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High Plains Drifter


disclaimer:  "The meteorological views/forecast thinking expressed are those solely of the author of this blog
and do not necessarily represent those of official National Weather Service forecast products,
therefore read and enjoy at your own risk and edification!"

April 15, 2011

Southwest Kansas Windstorm 15 April 2011 [3]

Filed under: 2011 Apr 15 — Mike U @ 10:45 am

High wind event in progress.  69 mph peak wind gust at 10am CDT in Dodge City. I have already had to clean up torn off shingles off my roof as well as one of the downspouts to my gutter that came off.  The sun is beginning to make an appearance and as a result, deeper mixing will ensue resulting in likely more aggressive gusts, and perhaps more frequent gusts exceeding 55 knots.  The RUC Wind Gust field has done a fairly good job in its prediction of the magnitude of wind gusts.  Below is a 9 hour forecast of Surface Wind Gust valid 15z (10am) with the verifying observations overlayed:

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Frequent wind gusts are expected to remain in the 50 to 55 knot range…and perhaps a few gusts approaching 60 knots…through 22z (5pm CDT), as is shown by the 14z run of the RUC model:

April 14, 2011

Southwest Kansas Windstorm 15 April 2011 [2]

Filed under: 2011 Apr 15 — Mike U @ 7:55 pm

Winds already getting underway over northwest Kansas and eastern Colorado. Observations at 7pm CDT indicated 40 to 45 knot wind gusts at Springfield and La Junta, CO as well as Goodland, KS.  The image below shows the RUC 2-hour forecast for wind gust valid 00z (7pm) with 7pm observations of wind barb and gusts (red values, knots) overlayed:

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The image below is the 18-hr forecast from the April 14th 22z run of the RUC valid 16z April 15th…showing 54-58 knot gusts (62-67 mph) all across Southwest Kansas by this time with a very deep 825mb low to the east:

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Southwest Kansas Windstorm 15 April 2011 [1]

Filed under: 2011 Apr 15 — Mike U @ 10:59 am

It’s always windy in Dodge, but… What we have coming our way on Friday, April 15th will likely be a wind event the likes of which we haven’t seen in several years around Southwest Kansas.  To complicate matters — it has been so dry so far this year, and if we don’t get anything more than sprinkles with this storm later on today and this evening, then there will likely be a substantial amount of blowing dust.  I wouldn’t be blogging about this storm if there wasn’t some component of it that is fascinating to me and impacting western Kansas to some degree.  A major cyclogenesis event will be occurring today over Kansas.  As of the time of this writing, the surface low was located southeast of Dodge City, which will deepen substantially as it tracks northeast through central Kansas today.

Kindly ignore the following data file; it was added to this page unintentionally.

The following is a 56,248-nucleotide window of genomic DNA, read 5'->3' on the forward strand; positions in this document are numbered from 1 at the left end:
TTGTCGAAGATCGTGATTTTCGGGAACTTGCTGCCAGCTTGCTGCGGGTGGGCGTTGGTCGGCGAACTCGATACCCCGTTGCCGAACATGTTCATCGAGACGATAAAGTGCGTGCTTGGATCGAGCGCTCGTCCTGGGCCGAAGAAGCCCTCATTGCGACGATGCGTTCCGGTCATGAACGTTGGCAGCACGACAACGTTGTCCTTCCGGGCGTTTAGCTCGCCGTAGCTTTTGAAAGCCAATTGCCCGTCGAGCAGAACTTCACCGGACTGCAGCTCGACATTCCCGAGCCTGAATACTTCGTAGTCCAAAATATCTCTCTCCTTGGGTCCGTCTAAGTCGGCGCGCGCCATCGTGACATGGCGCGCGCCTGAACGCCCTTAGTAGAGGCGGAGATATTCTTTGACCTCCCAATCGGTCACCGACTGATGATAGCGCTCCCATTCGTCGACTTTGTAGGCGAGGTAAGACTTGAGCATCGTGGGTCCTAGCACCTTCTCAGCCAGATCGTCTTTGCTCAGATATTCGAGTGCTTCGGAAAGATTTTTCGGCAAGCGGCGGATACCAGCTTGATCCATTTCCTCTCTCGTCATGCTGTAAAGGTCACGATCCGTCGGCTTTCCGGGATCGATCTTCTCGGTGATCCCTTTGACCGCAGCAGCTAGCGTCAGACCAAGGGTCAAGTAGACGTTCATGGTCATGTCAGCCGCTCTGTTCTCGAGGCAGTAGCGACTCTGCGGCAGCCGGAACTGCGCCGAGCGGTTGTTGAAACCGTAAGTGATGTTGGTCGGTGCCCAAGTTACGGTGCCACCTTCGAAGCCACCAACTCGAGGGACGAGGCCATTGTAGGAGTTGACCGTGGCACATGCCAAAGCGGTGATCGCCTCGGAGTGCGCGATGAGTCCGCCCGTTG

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Strong northwest winds will develop behind the low by early this evening which will strengthen substantially as the low wraps up tonight. The 12z RUC model valid 18 hours out at midnight tonight is already showing 60 mph gust potential developing along the Colorado-Kansas border to the west of the mature cyclone:

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The strongest winds will begin impacting Dodge City after midnight tonight.  The wind fields in all the models are extremely impressive with wind magnitudes about as high as I’ve seen for Southwest Kansas behind a mid latitude cyclone like this.  The NAM has been persistent in showing 65 to 75 knots in the 800-700mb layer from 12z to 21z Friday.  The ECMWF model has also shown a very similar signal in the strength of winds.  NAM Boundary Layer (BL, 0-15mb AGL mixed depth) winds are expected to be around 45 knots sustained during the day on Friday.  This is as high as I’ve ever seen BL winds for Southwest Kansas behind a low with deep vertical mixing.  These are all strong signals of a prolonged, significant wind event last a good 12 to perhaps 18 hours!  Below is the time sequence of this morning’s NAM model showing the development of high winds in the 0-15mb AGL mixed layer:

Lastly, here is a text output from the NAM12 model for Dodge City.  Highlighted in red is the mixed layer.  Typically, the mean wind in the lower third of the mixed layer in the NAM model translates well to surface sustained winds on the high plains.  Peak wind gusts at the surface are typically the wind speed at the top of the mixed layer that have mixed all the way down to the surface due to both the mechanical mixing (by the wind) and the more traditional mixing due to insolation.  The NAM model would suggest a prolong period of gusts in excess of 60 mph during the day tomorrow, withe a potential peak gust of 68 mph during the early to mid afternoon hours when the mixing height increased to about 775 mb:

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